“We have to do what’s right for his long-term health. He’s a father of two young children and husband, and we have to make sure that we’re doing right by him,” Dubas says. “As important as he is to us as a player, his health is paramount.”
“I’m sure he wants to be out there more than anyone in the world,” Marner adds. “It obviously sucks for him.”
After Muzzin’s February appointment with his specialist, Dubas can decide whether he is likely to return ahead of the post-season or if he can take the player’s $5.625 million cap hit (sitting on LTIR) and go shopping to fill his roster’s Muzzin-sized hole.
“Significant absence,” Keefe says. “On the ice, for sure. You see our penalty kill hasn’t been the same. When you lose a guy like that that you lean on so much, everybody else has to play more and in different situations than they’re maybe accustomed to — and that’s part of what we’re going through a bit on the back end.”
A source of early-season fluctuation and frustration, Toronto’s blue line needs cohesion. With the trade market quiet and the organizational depth under pressure, no easy fix is on the horizon.
Complicating matters in the near term is an oblique injury suffered by T.J. Brodie, Toronto’s most reliable and adaptable defenceman.
Prior to sitting out Saturday’s win over Vancouver, Brodie had played in every game since signing with the Leafs in 2020-21. Sliding to injured reserve, Brodie is expected to miss two weeks minimum.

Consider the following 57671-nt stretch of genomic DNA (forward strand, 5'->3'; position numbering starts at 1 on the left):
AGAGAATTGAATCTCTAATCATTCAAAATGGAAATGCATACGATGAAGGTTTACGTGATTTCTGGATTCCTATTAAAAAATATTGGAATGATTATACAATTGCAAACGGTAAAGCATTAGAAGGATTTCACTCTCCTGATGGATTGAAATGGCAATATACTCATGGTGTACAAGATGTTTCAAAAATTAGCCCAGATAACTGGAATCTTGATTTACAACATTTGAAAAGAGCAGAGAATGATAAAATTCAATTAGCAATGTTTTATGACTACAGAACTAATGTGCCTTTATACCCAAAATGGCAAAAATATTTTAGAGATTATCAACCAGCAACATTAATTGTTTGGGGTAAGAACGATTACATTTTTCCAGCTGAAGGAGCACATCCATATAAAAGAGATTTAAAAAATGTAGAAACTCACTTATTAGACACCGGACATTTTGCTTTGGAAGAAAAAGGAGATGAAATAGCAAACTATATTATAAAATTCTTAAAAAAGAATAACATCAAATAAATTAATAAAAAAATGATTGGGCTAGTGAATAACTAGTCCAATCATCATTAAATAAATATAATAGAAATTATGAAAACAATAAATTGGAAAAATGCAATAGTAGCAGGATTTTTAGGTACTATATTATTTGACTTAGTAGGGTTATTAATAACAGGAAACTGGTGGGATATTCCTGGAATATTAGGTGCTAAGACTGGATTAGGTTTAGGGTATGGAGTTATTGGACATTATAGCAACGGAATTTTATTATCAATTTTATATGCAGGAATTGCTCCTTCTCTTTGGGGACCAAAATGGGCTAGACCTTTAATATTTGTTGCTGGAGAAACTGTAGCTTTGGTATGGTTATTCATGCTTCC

How do the Maple Leafs cope?
Dubas says the first step is to shove more on the plate of developing D-men Timothy Liljegren and Rasmus Sandin and gauge how much they can handle.
Step 2: Make a trade.
“Even if (Sandin and Liljegren) elevate themselves, (we must decide) whether it’s going to be enough to help us really accomplish what we want to accomplish — and then evaluate the trade market and go from there.” Dubas says.
“Not in any real hurry to fill (Muzzin’s void) because we want to really see what these guys bring.”
Matt Murray will make his long-awaited second start of the season Tuesday, in Pittsburgh…. Centre Pontus Holmberg, 23, and right-shot defenceman Mac Hollowell, 24, were recalled from the AHL Marlies…. Depth D-men Victor Mete and Filip Kral are both dealing with injuries…. Nick Robertson is having a difficult time sticking in the lineup. After a three-game run last week, the 21-year-old winger appears to be a healthy scratch Tuesday in Pittsburgh…. With Ilya Samsonov progressing from his knee injury, the Maple Leafs are now practising with four goaltenders…. Fourth-stringer Joseph Woll suffered a setback in his shoulder recovery and also injured an ankle. He’ll finally practice in full with the Marlies Tuesday, a positive step. He’s still two to three weeks away from game action.
Maple Leafs projected lines Tuesday in Pittsburgh
Bunting – Matthews – Nylander
Kerfoot – Tavares – Marner
Engvall – Holmberg – Järnkrok
Aston-Reese – Kämpf – Malgin
Rielly – Benn
Giordano – Holl
Sandin – Liljegren